Around the time that the fog had lifted from my second pregnancy a few years later, I started hearing about the power of intention: the bigger picture belief that precedes your actions. I think I first heard Oprah talk about it on a podcast or in a magazine article (don’t all good things somehow relate back to Oprah?). I then attended a workshop that highlighted setting intentions to activate personal growth. It seemed like everywhere I turned, the universe was telling me something so I gave it a try. In 2019, I set the intention to “make a change.”
The thing about intentions when compared to goals is that you don’t have to know how or when or what you are going to do. There are no concrete action steps or timelines. You simply use the intention as a guiding principle to influence decision-making and point you in the general direction you want to go. Although at first this felt disorienting and too abstract, I decided to give it a try and found it refreshingly liberating.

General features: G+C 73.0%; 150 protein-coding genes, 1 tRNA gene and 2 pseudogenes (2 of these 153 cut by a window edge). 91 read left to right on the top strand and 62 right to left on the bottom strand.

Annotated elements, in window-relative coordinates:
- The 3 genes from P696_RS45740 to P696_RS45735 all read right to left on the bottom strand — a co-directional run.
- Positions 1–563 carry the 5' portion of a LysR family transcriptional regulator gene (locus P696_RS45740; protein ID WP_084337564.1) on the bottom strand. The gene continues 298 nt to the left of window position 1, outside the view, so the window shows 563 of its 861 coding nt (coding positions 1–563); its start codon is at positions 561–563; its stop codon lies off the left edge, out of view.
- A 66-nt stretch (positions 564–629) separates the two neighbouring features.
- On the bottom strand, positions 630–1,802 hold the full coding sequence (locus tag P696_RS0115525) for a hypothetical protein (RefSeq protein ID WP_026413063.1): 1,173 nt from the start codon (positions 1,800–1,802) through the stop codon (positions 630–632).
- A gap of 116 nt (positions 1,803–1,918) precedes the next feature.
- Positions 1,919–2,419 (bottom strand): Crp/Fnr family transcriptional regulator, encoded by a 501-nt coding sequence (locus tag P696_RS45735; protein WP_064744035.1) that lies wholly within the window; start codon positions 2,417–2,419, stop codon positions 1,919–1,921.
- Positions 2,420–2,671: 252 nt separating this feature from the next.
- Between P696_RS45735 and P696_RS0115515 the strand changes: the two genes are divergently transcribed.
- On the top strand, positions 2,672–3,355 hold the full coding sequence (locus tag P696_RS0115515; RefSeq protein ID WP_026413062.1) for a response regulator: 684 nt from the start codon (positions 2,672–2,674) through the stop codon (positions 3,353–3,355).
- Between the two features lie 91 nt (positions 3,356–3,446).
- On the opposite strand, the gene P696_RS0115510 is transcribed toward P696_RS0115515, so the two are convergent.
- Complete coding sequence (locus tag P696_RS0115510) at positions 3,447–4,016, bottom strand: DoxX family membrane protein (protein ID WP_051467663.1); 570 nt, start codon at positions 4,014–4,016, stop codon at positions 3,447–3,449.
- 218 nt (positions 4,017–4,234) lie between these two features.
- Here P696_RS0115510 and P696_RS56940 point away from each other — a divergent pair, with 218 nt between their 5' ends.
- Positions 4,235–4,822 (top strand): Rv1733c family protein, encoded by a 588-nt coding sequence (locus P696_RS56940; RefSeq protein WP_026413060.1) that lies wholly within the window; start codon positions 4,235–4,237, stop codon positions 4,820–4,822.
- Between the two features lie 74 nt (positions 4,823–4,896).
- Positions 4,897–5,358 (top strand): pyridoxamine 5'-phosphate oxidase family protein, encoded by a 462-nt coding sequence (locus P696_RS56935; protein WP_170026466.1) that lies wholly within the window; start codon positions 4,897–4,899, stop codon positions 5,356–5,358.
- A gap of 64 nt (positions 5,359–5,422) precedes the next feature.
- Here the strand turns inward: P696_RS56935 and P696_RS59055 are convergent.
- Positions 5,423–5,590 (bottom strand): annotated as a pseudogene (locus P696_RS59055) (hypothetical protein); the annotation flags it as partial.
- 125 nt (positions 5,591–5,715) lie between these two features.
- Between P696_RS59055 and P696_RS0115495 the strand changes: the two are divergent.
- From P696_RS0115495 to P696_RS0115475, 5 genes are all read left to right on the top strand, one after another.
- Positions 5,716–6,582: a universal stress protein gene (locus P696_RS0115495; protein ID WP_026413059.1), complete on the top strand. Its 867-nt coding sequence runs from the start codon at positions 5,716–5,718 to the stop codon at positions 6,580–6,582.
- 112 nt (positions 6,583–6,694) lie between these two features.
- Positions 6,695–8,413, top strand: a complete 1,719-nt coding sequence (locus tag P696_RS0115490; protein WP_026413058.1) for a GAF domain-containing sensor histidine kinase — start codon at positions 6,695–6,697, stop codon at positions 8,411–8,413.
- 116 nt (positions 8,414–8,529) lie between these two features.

I applied this new practice to self-care and committed to getting regular massages as a 40th birthday gift to myself. I practiced dropping the gender-conditioned “sorry” from my vocabulary and instead replaced it with phrases like, “thank you for your patience.” I applied for an immersive professional development program in coaching to gain new management skills and up-level my confidence as a supervisor. I started taking occasional personal days from work “just because” and used the downtime to lean into activities that brought me joy (which, most often included taking a nap).
It worked. The needle had moved. Oprah was right, of course. Not only had I made changes in multiple areas of my life, but they were sticking because they felt more meaningful and, well, intentional.
By the middle of 2020, I was ready for a new intention. The pandemic had thrown everything off-kilter and magnified the fact that I was feeling out of whack. Some parts of me had shifted and evolved in accordance with my “make a change” intention, but other parts needed more attention. My new intention: alignment.